“This is not just a popular trend, this is a lifestyle. Many in the Muslim community live day and night with the idea of joining the war, not for the sake of money but for pure hope to live for once in Sharia World. Recruiters say that the entire Muslim world has to be involved in the war now,” Navruzova said.

Male recruits are not the only ones who are leaving Russia. Women take off to join ISIS, too.

On the morning of February 27, Beke Gadzhiyeva, a 20-year-old from Derbent, seemed to be just another student at the local university, She had breakfast with her family, showing no sign of any plans to travel; a few hours later she was in a car driving across the Russian border to Azerbaijan. The last time she was seen was at Baku airport. “Somebody provided her with luggage,” said Navruzova, who now has to deal with Gadzhiyeva’s broken-hearted mother, looking for ways to bring her daughter back to Russia, “before she marries one of the fighters.”

It is one of Navruzova’s priorities to prevent widows of local insurgents from taking extreme actions against themselves or others, she said.

Nobody in ISIS has “zombified” the young Russian citizens, nobody offered them money: “On the contrary, insurgencies often recruit well-educated youths from wealthy, intelligent families,” says Navruzova. [Continue reading…]

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Russia hails Iran nuclear deal, but is a mixed blessing for Moscow

The Wall Street Journal reports: Konstantin Kosachev, chairman of the foreign affairs committee for Russia’s upper house of parliament, wrote online that the deal was a “win-win” agreement that “proves international mechanisms are working.”

“This is very positive news that gives us hope not just on the Iranian issue, but on many others, including in the Middle East and in Europe (Ukraine),” he wrote.

Fainter praise from other politicians, however, underscored the diplomatic difficulties ahead for Russia, which may find its hand weakened as Iran and the West grow closer.

Alexei Pushkov, chairman for the foreign affairs committee of Russia’s lower house, suggested the achievement was overshadowed by the “significant dangers” posed by U.S. Republican lawmakers who have promised to reject the deal.

“It is the aggressive irresponsibility of the American Congress and its members, which is evident both in its attitude toward Russia and in its attitude toward Iran,” he said. “To what degree can we trust the American executive branch if part of Congress believes that it is possible to disavow an agreement with an American signature on it?”

Iran is one of Russia’s few remaining allies in the Middle East, along with the Shiite minority regime of Syrian President Bashar al-Assad. It has few friends among the predominantly Sunni nations in the region.

Under heavy pressure from the West, Russia was forced to scrap an $800 million contract to deliver the S-300 missile system to Iran in 2007. The military official told Interfax that a new contract could possibly include the S-300 system, as well as a range of other equipment. [Continue reading…]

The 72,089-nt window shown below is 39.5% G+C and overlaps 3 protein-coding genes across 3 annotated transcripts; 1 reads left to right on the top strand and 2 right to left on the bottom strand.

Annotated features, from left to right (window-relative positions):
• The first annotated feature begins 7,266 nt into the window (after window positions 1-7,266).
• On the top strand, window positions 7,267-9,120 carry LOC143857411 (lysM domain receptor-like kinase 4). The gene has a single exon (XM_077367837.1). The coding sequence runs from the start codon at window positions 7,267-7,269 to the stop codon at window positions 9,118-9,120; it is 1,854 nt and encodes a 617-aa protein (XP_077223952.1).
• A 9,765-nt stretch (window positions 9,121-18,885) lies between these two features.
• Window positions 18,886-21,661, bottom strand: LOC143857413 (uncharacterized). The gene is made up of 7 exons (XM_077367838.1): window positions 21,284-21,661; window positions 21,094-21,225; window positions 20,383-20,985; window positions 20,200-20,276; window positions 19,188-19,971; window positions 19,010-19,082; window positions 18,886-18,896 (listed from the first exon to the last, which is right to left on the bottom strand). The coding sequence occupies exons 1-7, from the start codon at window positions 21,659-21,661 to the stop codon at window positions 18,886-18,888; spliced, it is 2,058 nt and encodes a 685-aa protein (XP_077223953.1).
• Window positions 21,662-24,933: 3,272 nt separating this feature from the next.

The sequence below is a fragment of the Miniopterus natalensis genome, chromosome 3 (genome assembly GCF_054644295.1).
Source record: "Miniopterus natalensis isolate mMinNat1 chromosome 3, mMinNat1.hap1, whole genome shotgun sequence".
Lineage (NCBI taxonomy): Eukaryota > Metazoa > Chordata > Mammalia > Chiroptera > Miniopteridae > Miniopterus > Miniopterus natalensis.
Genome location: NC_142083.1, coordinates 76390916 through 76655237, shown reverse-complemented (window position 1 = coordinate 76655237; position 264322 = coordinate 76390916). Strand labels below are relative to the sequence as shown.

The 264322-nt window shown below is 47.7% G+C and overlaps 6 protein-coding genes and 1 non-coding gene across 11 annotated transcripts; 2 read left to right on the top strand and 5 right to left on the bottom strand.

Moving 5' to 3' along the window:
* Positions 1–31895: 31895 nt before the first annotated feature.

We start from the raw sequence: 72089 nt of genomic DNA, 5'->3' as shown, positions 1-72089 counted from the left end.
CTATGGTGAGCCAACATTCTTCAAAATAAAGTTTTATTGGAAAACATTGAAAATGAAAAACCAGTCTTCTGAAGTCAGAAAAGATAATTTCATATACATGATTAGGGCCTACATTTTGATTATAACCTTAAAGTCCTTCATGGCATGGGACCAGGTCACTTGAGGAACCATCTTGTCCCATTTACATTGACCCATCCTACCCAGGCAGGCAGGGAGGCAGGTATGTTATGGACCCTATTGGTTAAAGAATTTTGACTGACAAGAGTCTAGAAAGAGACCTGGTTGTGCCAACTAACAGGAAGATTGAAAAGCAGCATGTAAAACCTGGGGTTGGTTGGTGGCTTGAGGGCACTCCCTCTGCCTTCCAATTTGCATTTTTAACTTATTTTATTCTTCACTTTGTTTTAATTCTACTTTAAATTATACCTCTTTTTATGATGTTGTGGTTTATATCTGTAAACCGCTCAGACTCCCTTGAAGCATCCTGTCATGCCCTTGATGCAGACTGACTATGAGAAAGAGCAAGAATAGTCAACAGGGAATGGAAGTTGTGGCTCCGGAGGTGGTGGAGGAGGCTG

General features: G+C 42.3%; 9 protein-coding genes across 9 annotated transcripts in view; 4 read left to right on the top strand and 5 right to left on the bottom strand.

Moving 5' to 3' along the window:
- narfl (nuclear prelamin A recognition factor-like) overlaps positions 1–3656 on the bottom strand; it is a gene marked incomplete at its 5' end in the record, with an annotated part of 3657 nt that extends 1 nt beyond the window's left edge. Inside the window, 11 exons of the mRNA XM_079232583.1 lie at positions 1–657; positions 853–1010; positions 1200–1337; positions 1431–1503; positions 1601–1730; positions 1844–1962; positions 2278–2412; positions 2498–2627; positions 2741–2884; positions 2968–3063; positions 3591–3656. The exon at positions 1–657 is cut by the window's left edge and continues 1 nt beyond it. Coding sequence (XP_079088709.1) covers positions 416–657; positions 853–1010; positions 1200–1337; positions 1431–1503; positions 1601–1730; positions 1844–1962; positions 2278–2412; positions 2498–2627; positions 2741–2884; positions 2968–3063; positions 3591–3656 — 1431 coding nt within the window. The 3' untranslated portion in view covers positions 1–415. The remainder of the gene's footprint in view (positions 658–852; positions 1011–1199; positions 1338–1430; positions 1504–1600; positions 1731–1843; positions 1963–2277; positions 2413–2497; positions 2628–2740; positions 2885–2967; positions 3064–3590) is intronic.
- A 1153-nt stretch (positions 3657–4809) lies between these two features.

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Putin: Try to take Crimea away and I will give you a nuclear war

The Times reports: The Ukraine crisis has brought the world closer to nuclear war than at any point for a generation, according to an account of a secret meeting between Russian and American military and intelligence figures.

As President Putin celebrated the anniversary of the annexation of Crimea on March 18 with an appearance at a concert outside the Kremlin, a group of retired Russian generals sat down in Torgau, Germany, with a group of their American counterparts. The assembled Russians once ran the interior ministry, the military directorate in charge of nuclear weapons, the GRU (Russian military intelligence) and the FSB (the main successor agency to the KGB). The American individuals present had similar backgrounds in the military, CIA and Defence Intelligence Agency.

Behind closed doors, over two days, the Russians delivered a series of blunt warnings from Moscow that reveal just how precarious Europe’s security has become over the past year, and how broad the gulf between the Kremlin and the West now is.

The US party at the Elbe Group talks appears to have been surprised to discover that Russian security experts believe that the US is bent on destroying their country — and that Russia is both entitled and fully prepared to use nuclear force to defend itself. That point of view reflects both Mr Putin’s assessment of Russia’s vulnerability and the KGB background shared by him and his closest advisers, according to Kremlin insiders.

Swaggering nuclear rhetoric has increasingly permeated Russian life. In a recent documentary, Mr Putin said that when he gave the instruction to annex Crimea, he also ordered that Russia’s nuclear forces be placed on full alert.

He has referred to Russia’s nuclear might many times since the Ukraine crisis began, including in remarks to a group of schoolchildren in August, when he reminded them that “Russia is one of the leading nuclear powers”, and “it’s best not to mess with us”. [Continue reading…]

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Russia launches next deadly phase of hybrid war on Ukraine

Newsweek reports: Pushing his baby daughter in a pram in front of him, 37-year-old Dmitriy Komyakov paused as marchers ahead adjusted their positions around a huge Ukrainian flag. It was a bright day in Kharkiv, Ukraine’s second largest city. A good day for the hundreds in attendance to celebrate one year since Euromaidan demonstrators ousted president Viktor Yanukovych.